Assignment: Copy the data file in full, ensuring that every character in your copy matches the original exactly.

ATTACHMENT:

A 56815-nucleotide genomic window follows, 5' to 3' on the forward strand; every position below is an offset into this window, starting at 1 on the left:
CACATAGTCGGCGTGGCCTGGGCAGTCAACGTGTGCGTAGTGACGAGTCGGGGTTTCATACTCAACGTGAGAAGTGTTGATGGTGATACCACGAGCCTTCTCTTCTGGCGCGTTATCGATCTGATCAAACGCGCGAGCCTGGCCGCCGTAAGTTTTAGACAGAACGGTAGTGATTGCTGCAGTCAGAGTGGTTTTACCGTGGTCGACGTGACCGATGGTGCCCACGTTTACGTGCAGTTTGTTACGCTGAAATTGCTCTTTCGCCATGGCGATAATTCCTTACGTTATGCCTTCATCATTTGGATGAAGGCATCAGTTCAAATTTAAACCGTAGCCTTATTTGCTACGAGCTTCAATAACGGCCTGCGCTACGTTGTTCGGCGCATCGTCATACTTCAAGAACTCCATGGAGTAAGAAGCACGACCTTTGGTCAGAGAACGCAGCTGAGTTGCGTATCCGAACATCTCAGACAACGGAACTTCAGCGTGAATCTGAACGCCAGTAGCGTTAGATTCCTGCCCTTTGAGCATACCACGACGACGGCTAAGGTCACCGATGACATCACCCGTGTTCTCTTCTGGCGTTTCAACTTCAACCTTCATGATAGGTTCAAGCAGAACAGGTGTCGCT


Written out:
A 56815-nucleotide genomic window follows, 5' to 3' on the forward strand; every position below is an offset into this window, starting at 1 on the left:
CACATAGTCGGCGTGGCCTGGGCAGTCAACGTGTGCGTAGTGACGAGTCGGGGTTTCATACTCAACGTGAGAAGTGTTGATGGTGATACCACGAGCCTTCTCTTCTGGCGCGTTATCGATCTGATCAAACGCGCGAGCCTGGCCGCCGTAAGTTTTAGACAGAACGGTAGTGATTGCTGCAGTCAGAGTGGTTTTACCGTGGTCGACGTGACCGATGGTGCCCACGTTTACGTGCAGTTTGTTACGCTGAAATTGCTCTTTCGCCATGGCGATAATTCCTTACGTTATGCCTTCATCATTTGGATGAAGGCATCAGTTCAAATTTAAACCGTAGCCTTATTTGCTACGAGCTTCAATAACGGCCTGCGCTACGTTGTTCGGCGCATCGTCATACTTCAAGAACTCCATGGAGTAAGAAGCACGACCTTTGGTCAGAGAACGCAGCTGAGTTGCGTATCCGAACATCTCAGACAACGGAACTTCAGCGTGAATCTGAACGCCAGTAGCGTTAGATTCCTGCCCTTTGAGCATACCACGACGACGGCTAAGGTCACCGATGACATCACCCGTGTTCTCTTCTGGCGTTTCAACTTCAACCTTCATGATAGGTTCAAGCAGAACAGGTGTCGCT